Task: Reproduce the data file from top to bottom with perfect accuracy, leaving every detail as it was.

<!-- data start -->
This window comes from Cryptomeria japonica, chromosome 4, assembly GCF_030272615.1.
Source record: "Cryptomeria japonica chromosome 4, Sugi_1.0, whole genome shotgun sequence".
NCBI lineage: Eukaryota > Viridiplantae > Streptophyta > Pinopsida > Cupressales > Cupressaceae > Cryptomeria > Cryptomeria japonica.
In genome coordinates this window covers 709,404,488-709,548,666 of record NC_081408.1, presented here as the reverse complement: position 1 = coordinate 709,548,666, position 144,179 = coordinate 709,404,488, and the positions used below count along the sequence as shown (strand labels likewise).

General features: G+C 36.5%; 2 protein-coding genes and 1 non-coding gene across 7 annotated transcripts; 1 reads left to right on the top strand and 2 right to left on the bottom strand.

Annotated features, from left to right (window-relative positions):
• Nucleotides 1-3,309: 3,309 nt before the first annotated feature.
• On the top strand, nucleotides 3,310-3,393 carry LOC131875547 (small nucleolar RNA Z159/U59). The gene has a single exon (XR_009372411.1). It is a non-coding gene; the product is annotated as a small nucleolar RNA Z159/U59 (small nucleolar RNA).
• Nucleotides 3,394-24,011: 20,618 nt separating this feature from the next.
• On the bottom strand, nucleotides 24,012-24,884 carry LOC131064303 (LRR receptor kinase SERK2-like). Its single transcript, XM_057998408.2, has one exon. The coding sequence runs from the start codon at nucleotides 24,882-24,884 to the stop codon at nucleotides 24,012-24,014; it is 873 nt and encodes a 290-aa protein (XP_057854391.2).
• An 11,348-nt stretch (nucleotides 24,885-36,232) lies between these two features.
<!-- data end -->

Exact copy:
This window comes from Cryptomeria japonica, chromosome 4, assembly GCF_030272615.1.
Source record: "Cryptomeria japonica chromosome 4, Sugi_1.0, whole genome shotgun sequence".
NCBI lineage: Eukaryota > Viridiplantae > Streptophyta > Pinopsida > Cupressales > Cupressaceae > Cryptomeria > Cryptomeria japonica.
In genome coordinates this window covers 709,404,488-709,548,666 of record NC_081408.1, presented here as the reverse complement: position 1 = coordinate 709,548,666, position 144,179 = coordinate 709,404,488, and the positions used below count along the sequence as shown (strand labels likewise).

General features: G+C 36.5%; 2 protein-coding genes and 1 non-coding gene across 7 annotated transcripts; 1 reads left to right on the top strand and 2 right to left on the bottom strand.

Annotated features, from left to right (window-relative positions):
• Nucleotides 1-3,309: 3,309 nt before the first annotated feature.
• On the top strand, nucleotides 3,310-3,393 carry LOC131875547 (small nucleolar RNA Z159/U59). The gene has a single exon (XR_009372411.1). It is a non-coding gene; the product is annotated as a small nucleolar RNA Z159/U59 (small nucleolar RNA).
• Nucleotides 3,394-24,011: 20,618 nt separating this feature from the next.
• On the bottom strand, nucleotides 24,012-24,884 carry LOC131064303 (LRR receptor kinase SERK2-like). Its single transcript, XM_057998408.2, has one exon. The coding sequence runs from the start codon at nucleotides 24,882-24,884 to the stop codon at nucleotides 24,012-24,014; it is 873 nt and encodes a 290-aa protein (XP_057854391.2).
• An 11,348-nt stretch (nucleotides 24,885-36,232) lies between these two features.